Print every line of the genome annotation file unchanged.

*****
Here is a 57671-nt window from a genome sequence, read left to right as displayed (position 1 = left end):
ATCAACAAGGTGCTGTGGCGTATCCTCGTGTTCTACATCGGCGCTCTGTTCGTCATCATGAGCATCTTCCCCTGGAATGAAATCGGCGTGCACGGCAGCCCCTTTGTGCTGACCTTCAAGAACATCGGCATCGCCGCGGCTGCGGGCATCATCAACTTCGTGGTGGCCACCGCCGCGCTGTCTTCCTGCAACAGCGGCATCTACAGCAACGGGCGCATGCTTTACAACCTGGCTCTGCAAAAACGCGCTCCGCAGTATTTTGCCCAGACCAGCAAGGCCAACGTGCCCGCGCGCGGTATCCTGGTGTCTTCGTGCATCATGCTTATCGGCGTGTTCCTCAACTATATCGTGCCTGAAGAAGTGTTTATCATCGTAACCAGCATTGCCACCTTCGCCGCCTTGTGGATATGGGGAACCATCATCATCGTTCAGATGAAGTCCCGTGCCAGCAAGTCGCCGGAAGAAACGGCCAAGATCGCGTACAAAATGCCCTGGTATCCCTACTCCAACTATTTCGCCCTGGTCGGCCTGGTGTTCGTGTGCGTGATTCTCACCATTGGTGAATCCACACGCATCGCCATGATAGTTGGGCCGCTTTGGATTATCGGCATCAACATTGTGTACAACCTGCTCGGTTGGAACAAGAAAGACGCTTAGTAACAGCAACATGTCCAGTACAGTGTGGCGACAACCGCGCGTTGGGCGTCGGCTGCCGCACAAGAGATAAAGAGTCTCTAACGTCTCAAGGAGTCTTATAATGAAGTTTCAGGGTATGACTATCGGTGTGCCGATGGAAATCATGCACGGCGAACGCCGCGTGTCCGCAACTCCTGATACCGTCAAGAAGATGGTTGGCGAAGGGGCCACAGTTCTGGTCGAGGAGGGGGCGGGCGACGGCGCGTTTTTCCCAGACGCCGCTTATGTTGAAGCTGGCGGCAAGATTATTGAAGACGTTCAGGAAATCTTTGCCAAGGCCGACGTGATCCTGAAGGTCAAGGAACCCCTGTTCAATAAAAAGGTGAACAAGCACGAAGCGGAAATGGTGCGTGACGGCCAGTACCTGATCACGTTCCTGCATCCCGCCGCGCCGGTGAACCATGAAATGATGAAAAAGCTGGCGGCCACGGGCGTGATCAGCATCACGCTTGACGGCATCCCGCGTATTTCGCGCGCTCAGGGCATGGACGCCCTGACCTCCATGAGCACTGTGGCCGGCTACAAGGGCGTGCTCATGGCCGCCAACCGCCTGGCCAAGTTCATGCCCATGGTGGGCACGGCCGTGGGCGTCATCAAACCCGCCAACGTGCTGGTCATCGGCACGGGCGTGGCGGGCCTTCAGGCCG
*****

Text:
Here is a 57671-nt window from a genome sequence, read left to right as displayed (position 1 = left end):
ATCAACAAGGTGCTGTGGCGTATCCTCGTGTTCTACATCGGCGCTCTGTTCGTCATCATGAGCATCTTCCCCTGGAATGAAATCGGCGTGCACGGCAGCCCCTTTGTGCTGACCTTCAAGAACATCGGCATCGCCGCGGCTGCGGGCATCATCAACTTCGTGGTGGCCACCGCCGCGCTGTCTTCCTGCAACAGCGGCATCTACAGCAACGGGCGCATGCTTTACAACCTGGCTCTGCAAAAACGCGCTCCGCAGTATTTTGCCCAGACCAGCAAGGCCAACGTGCCCGCGCGCGGTATCCTGGTGTCTTCGTGCATCATGCTTATCGGCGTGTTCCTCAACTATATCGTGCCTGAAGAAGTGTTTATCATCGTAACCAGCATTGCCACCTTCGCCGCCTTGTGGATATGGGGAACCATCATCATCGTTCAGATGAAGTCCCGTGCCAGCAAGTCGCCGGAAGAAACGGCCAAGATCGCGTACAAAATGCCCTGGTATCCCTACTCCAACTATTTCGCCCTGGTCGGCCTGGTGTTCGTGTGCGTGATTCTCACCATTGGTGAATCCACACGCATCGCCATGATAGTTGGGCCGCTTTGGATTATCGGCATCAACATTGTGTACAACCTGCTCGGTTGGAACAAGAAAGACGCTTAGTAACAGCAACATGTCCAGTACAGTGTGGCGACAACCGCGCGTTGGGCGTCGGCTGCCGCACAAGAGATAAAGAGTCTCTAACGTCTCAAGGAGTCTTATAATGAAGTTTCAGGGTATGACTATCGGTGTGCCGATGGAAATCATGCACGGCGAACGCCGCGTGTCCGCAACTCCTGATACCGTCAAGAAGATGGTTGGCGAAGGGGCCACAGTTCTGGTCGAGGAGGGGGCGGGCGACGGCGCGTTTTTCCCAGACGCCGCTTATGTTGAAGCTGGCGGCAAGATTATTGAAGACGTTCAGGAAATCTTTGCCAAGGCCGACGTGATCCTGAAGGTCAAGGAACCCCTGTTCAATAAAAAGGTGAACAAGCACGAAGCGGAAATGGTGCGTGACGGCCAGTACCTGATCACGTTCCTGCATCCCGCCGCGCCGGTGAACCATGAAATGATGAAAAAGCTGGCGGCCACGGGCGTGATCAGCATCACGCTTGACGGCATCCCGCGTATTTCGCGCGCTCAGGGCATGGACGCCCTGACCTCCATGAGCACTGTGGCCGGCTACAAGGGCGTGCTCATGGCCGCCAACCGCCTGGCCAAGTTCATGCCCATGGTGGGCACGGCCGTGGGCGTCATCAAACCCGCCAACGTGCTGGTCATCGGCACGGGCGTGGCGGGCCTTCAGGCCG